The live microscopic analyses and quantitative examinations of in vitro reconstitutions further show that association of REEP1 with membranes promotes positive membrane curvature, causing the constriction of liposomes and a corresponding substantial increase in the abundance of small-diameter liposome structures. In line with these data, REEP1 immunogold labeling was restricted to the surface of smaller liposomes. So far, curvature-promoting properties of ER proteins have been experimentally shown in reticulons and REEP5/Yop1p (14
), which are characterized by the presence of paired hydrophobic domains with unusual lengths thought to both insert into highly curved membranes as wedges. REEP1 is set apart from the reticulons and REEP5/Yop1p because of its shorter N-terminal hydrophobic domain (11
). Our data show that the second, longer hydrophobic domain is sufficient and its integrity critical for the shaping activity of REEP1.
In order to gain insights for the first time into the pathophysiology of REEP1 deficiency at the subcellular level in vivo, we conducted a detailed morphometric analysis of the ER in layer V neurons of the motor cortex, i.e., a region in which wild-type mice show particularly strong Reep1
expression. Quantitative evaluations showed that the number of ER structures was decreased in both Reep1+/–
mice, whereas the length of individual ER compartments was increased. Reduced ER complexity corresponds to a reduced abundance of sharply curved ER membrane surfaces such as those found at the rims of ER sheets, at fenestrae, and at tubules. These dynamic ER substructures have a positive curvature with a relatively uniform diameter of about 35 to 40 nm (28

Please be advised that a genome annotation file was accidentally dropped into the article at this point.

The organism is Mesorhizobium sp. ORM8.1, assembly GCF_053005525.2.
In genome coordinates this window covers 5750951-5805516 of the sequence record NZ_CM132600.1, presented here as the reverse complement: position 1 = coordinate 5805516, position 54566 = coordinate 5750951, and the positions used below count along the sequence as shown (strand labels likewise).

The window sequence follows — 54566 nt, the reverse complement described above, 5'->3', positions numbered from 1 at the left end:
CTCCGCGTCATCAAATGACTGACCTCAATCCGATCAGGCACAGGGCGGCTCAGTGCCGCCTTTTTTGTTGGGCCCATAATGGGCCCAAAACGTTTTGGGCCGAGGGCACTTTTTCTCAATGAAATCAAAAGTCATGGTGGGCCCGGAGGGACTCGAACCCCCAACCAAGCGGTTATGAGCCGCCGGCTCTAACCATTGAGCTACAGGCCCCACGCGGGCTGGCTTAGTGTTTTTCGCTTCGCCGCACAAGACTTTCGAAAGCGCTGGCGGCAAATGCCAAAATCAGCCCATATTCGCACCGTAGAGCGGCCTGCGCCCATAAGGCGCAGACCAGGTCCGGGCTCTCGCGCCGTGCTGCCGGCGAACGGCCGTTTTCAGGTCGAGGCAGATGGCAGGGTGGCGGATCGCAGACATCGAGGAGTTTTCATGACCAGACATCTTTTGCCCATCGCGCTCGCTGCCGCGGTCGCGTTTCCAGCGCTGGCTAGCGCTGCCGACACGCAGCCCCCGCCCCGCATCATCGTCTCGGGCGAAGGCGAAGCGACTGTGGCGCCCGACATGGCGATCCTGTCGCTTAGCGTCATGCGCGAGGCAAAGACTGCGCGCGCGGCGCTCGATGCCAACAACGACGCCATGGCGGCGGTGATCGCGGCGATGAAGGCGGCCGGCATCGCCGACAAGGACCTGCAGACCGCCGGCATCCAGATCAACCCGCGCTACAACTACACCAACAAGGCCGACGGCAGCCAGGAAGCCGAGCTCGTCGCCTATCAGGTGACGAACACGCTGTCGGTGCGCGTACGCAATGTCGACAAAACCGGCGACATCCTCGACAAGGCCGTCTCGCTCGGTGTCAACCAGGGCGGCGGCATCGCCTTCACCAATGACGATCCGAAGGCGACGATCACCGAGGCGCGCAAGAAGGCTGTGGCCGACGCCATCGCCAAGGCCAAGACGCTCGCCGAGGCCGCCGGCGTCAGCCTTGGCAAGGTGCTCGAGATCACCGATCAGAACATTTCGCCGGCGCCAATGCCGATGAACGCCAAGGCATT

). This value strikingly mirrors our in vitro finding that liposomes with diameters of about 40 nm are the most abundant in the presence of REEP1. Supporting this, RNAi-based knockdown of the Drosophila reticulon Rtnl1
in epidermal cell cultures was recently reported to increase the size of ER structures (29
). As reticulons have also been suggested to bend membranes, these observations may correspond to reduced ER membrane curvature similar to the effects we observed upon REEP1 knockout.
Layer V motor neurons project over an extremely long distance onto spinal cord motor neurons, thus it is conceivable that these neurons depend on a particularly elaborate ER to maintain their long axonal extensions. This is supported by evidence that proteins implicated in three other major types of dominant HSPs are also linked to the ER: ATL1
, mutated in SPG3A, encodes ATLASTIN1, which was shown to directly interact with tubule-shaping proteins to promote homotypic fusion of ER membranes and maintain proper ER network formation (30
, mutated in SPG4, encodes SPASTIN, a protein that was shown to interact with ATLASTIN1 and REEP1 and organizes the structure of the ER by connecting it to microtubules (11
). Finally, RTN2
, which is mutated in SPG12 (32
), encodes a protein of the reticulon family that has been shown to reside in and shape the ER (29
Thus, REEP1 knockout in mice and comparison with the clinical, neurodegenerative phenotype of the autosomal dominantly inherited HSP variant SPG31 revealed that loss of REEP1 leads to defects in ER organization. Whether an altered ER complexity may also interfere with ER functions like the unfolded protein response and/or specific ER export functions are important questions to address in the future.